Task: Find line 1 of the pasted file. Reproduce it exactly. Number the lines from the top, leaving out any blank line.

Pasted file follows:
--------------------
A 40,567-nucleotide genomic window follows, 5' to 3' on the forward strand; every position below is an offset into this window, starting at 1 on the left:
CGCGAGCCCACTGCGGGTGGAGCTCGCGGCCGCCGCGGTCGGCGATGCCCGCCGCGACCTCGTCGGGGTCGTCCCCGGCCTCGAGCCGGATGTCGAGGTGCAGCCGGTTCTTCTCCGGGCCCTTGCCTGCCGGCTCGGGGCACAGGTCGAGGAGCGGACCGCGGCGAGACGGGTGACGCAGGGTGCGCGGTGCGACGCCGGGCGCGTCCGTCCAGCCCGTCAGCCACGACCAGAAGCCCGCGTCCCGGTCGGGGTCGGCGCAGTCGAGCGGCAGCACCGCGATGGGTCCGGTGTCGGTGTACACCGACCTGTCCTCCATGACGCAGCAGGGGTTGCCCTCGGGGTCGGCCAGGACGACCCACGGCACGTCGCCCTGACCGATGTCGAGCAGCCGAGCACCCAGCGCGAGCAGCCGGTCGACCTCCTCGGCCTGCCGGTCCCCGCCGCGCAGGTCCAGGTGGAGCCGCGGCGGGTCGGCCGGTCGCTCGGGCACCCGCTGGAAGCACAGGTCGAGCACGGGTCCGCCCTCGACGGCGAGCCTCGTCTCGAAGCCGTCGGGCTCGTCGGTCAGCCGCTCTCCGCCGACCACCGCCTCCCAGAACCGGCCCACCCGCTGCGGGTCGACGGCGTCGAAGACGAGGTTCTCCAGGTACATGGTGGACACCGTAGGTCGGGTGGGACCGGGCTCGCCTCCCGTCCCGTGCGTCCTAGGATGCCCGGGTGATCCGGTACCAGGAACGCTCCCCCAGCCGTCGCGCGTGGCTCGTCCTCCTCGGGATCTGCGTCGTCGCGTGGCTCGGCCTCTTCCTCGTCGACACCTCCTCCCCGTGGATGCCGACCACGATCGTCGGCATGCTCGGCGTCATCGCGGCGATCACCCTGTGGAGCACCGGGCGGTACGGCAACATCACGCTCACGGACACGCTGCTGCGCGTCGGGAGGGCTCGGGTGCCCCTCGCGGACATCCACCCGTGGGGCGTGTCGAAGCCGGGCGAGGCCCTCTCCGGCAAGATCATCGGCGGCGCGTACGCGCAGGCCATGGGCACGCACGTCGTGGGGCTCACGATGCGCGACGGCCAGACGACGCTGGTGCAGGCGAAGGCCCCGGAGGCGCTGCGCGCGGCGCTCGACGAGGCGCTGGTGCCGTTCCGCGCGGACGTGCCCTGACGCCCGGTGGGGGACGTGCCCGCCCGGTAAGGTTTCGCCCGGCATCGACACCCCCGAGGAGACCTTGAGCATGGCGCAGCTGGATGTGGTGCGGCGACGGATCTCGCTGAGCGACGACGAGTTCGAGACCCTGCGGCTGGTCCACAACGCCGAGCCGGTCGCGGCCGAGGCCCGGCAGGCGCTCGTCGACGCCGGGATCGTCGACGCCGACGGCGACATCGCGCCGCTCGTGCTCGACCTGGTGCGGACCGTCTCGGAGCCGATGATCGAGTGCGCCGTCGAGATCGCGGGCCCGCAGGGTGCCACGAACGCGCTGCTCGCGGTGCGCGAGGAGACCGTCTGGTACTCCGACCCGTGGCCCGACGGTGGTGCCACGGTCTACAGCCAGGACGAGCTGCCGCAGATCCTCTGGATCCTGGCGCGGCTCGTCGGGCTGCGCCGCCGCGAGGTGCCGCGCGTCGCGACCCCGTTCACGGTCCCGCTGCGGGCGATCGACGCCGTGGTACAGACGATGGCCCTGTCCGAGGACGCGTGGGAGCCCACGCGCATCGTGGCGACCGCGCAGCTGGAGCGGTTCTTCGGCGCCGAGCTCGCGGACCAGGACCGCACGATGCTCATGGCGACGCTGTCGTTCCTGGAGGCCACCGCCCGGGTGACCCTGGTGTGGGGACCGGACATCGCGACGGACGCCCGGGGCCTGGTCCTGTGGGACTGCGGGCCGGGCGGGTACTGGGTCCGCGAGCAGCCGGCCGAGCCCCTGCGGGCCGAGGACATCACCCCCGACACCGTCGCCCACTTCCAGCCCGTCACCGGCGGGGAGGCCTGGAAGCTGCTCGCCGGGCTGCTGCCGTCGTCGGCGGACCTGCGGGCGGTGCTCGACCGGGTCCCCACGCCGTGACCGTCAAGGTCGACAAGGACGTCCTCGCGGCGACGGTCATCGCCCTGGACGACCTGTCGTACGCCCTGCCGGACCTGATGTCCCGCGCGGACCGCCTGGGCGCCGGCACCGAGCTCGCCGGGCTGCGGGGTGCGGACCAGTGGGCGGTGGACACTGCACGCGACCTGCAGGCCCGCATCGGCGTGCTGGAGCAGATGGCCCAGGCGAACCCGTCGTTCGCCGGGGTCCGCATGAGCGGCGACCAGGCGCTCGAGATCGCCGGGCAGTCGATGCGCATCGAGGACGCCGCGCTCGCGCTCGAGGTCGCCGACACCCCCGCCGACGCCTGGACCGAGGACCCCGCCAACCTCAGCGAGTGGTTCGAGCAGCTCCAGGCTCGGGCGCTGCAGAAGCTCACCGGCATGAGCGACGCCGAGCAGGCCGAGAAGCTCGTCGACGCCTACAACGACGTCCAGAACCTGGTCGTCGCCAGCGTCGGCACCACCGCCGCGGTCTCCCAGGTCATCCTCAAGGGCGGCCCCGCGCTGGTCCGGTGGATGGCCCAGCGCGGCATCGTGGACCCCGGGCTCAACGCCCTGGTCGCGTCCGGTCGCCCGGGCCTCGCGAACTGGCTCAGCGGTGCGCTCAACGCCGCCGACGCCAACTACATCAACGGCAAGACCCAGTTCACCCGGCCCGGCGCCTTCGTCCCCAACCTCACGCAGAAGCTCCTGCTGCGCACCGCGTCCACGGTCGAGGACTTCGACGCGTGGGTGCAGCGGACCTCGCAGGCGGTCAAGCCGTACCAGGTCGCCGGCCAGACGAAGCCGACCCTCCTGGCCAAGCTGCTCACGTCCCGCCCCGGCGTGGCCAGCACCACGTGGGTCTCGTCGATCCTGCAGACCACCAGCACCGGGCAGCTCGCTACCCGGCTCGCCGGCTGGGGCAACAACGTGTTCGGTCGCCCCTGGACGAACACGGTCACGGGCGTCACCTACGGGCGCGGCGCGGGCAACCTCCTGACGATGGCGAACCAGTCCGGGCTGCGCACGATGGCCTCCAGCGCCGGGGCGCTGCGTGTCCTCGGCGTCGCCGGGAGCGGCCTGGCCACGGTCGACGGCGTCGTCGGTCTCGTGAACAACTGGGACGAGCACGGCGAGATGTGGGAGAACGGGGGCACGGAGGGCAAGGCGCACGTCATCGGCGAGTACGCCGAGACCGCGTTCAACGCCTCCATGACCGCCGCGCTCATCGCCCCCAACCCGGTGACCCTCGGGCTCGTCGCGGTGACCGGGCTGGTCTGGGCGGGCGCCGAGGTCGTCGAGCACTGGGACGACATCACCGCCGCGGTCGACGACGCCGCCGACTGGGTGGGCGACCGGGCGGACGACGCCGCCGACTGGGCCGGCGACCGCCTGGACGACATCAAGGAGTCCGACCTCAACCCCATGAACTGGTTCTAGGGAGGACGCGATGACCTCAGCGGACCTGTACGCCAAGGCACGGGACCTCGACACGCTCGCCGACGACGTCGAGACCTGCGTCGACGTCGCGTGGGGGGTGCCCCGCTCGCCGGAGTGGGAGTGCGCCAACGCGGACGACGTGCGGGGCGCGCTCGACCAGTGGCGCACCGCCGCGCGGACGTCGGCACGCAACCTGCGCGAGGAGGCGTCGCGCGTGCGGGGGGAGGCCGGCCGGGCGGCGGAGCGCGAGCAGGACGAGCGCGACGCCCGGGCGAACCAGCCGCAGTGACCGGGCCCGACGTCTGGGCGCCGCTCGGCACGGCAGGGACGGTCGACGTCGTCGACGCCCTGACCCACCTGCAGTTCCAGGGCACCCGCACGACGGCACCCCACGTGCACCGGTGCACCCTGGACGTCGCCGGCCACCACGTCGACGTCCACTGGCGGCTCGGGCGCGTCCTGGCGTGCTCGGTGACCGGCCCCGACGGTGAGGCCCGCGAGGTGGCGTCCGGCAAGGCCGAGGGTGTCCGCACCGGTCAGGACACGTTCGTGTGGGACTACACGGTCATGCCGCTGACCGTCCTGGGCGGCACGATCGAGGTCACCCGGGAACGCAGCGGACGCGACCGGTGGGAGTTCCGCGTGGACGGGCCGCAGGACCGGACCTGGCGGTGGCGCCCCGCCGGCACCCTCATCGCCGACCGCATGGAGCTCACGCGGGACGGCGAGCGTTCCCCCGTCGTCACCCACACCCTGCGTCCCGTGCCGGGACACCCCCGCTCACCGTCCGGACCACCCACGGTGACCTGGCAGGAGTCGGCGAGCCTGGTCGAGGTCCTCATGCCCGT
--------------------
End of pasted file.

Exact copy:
A 40,567-nucleotide genomic window follows, 5' to 3' on the forward strand; every position below is an offset into this window, starting at 1 on the left: